and knowledge through a structured Career Progression Scheme (CPS). IS&T managers will
design a knowledge and skills development programme that ensures the service has the
professional competences required by the council.
Bristol City Council should also align its CPS with the development of the national “IT Profession”
arising from the Transformational Government Strategy, led by Central Government, and involving
the British Computer Society, National Computer Centre, e-Skills UK and Intellect (the UK high-
tech industry trade association).
Outcome Action Owner Priority Related Business
Drivers and
Objectives
Outcome 17: The IS&T Service Action 17: Implement a Head Improved Value for money
is staffed by professionals, with learning and development of ICT Service Effective
skills that meet national programme for the IS&T Workforce
competence standards. Service to meet national
competence standards.

2.5.5 Strategic Principles for Internal Organisation and Staff


➔ All Bristol staff must be competent in the use of ICT.
➔ All Bristol Managers must be competent in harnessing the use of technology to achieve
service objectives.
➔ The IS&T Service will operate through the right mixture of in-house and external sources, to
meet the council’s quality and cost expectations.
➔ The IS&T Service works to the ITIL framework for best practice in Service Management.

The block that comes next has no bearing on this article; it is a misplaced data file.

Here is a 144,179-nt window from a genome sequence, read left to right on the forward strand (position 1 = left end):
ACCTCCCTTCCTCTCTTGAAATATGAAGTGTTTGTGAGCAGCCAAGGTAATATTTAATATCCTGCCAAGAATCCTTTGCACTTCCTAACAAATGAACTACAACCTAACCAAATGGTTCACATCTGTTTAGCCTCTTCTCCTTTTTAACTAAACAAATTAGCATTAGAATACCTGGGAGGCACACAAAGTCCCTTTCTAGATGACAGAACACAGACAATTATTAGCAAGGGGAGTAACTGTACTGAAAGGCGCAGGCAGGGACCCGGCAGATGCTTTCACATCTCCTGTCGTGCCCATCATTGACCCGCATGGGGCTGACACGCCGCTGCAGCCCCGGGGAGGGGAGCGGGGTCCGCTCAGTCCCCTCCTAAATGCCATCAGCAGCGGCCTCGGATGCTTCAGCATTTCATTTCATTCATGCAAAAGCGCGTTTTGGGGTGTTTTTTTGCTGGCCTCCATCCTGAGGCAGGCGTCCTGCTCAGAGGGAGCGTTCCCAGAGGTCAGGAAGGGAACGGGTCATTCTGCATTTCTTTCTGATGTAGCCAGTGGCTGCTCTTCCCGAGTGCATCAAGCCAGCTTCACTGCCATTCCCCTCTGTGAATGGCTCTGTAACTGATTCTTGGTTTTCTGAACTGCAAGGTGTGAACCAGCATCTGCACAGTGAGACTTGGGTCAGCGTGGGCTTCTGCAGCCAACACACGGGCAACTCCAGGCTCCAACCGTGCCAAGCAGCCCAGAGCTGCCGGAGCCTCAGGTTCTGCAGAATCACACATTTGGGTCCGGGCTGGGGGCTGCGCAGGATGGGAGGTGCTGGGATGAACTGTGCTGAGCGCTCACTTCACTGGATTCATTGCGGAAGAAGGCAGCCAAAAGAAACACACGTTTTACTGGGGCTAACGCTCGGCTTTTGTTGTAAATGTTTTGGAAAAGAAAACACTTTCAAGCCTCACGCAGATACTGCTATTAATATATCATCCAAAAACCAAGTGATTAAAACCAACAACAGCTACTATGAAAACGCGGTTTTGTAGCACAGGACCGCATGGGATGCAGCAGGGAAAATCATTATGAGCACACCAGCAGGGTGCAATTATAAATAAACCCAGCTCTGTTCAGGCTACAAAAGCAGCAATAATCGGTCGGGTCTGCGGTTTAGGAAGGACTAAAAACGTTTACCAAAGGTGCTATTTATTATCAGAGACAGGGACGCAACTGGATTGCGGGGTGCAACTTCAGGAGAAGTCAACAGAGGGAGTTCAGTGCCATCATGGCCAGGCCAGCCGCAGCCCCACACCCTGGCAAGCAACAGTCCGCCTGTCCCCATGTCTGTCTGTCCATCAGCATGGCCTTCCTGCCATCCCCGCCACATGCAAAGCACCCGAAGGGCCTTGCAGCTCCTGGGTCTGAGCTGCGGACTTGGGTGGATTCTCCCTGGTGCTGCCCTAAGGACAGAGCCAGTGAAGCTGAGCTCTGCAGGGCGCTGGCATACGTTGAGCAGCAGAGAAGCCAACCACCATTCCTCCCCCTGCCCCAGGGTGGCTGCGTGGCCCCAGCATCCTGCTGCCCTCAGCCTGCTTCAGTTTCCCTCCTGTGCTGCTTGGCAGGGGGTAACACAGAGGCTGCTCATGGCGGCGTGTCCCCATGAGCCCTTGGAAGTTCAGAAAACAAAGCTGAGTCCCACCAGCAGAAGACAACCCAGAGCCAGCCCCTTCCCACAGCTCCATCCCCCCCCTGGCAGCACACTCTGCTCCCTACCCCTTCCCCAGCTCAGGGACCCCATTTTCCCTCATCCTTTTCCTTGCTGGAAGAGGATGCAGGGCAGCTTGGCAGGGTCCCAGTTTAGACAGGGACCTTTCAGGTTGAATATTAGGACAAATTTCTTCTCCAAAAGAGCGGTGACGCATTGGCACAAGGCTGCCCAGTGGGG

➔ The IS&T Service works to the industry standards for professionalism and competence set
by the British Computer Society and the Government IT Profession initiative.

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3 Delivering and Measuring the Impact of the IS&T Strategy


This IS&T Strategy will have no impact unless it is effectively delivered. Most of the outcomes and
actions have dependencies on others, so we need to take a Programme Management approach,
and ensure that benefits are realised from projects and activities in the service development plans
of the different groups responsible for IS&T services and other groups within Central Support
Services.
The IS&T Service will define a Programme Plan that sets several milestones within the next three
years, that will deliver benefits in phases. Each phase will be measurable against a set of
performance indicators, enabling the council to assess progress and direct any required changes.
• Critical to these measures are the Key Performance Indicators from the SOCITM UK2
benchmarking group of authorities, which assess the overall performance of the IS&T service
• Other external measures used will be citizen and client satisfaction surveys where IS&T
elements are significant in the results obtained
• Internal measures will include ICT performance against its SLA's, the annual employee survey,
competence measures for staff and managers, and other Financial or HR reports.
A roadmap for the actions in the Programme Plan that have been identified so far is attached as
Appendix 2

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4 Appendix 1 – High Level Action Plan


This Action Plan refers throughout to the “IS&T Service” which is intended to encompass all council staff providing specialist IS or IT services to
council staff and the public. Although staff are currently organised in a variety of separate central and departmental units, they have to work jointly to
deliver service to our customers, who should not have to understand or even be aware of our organisational structures – in the same way that
citizens should not have to understand the council to access public services.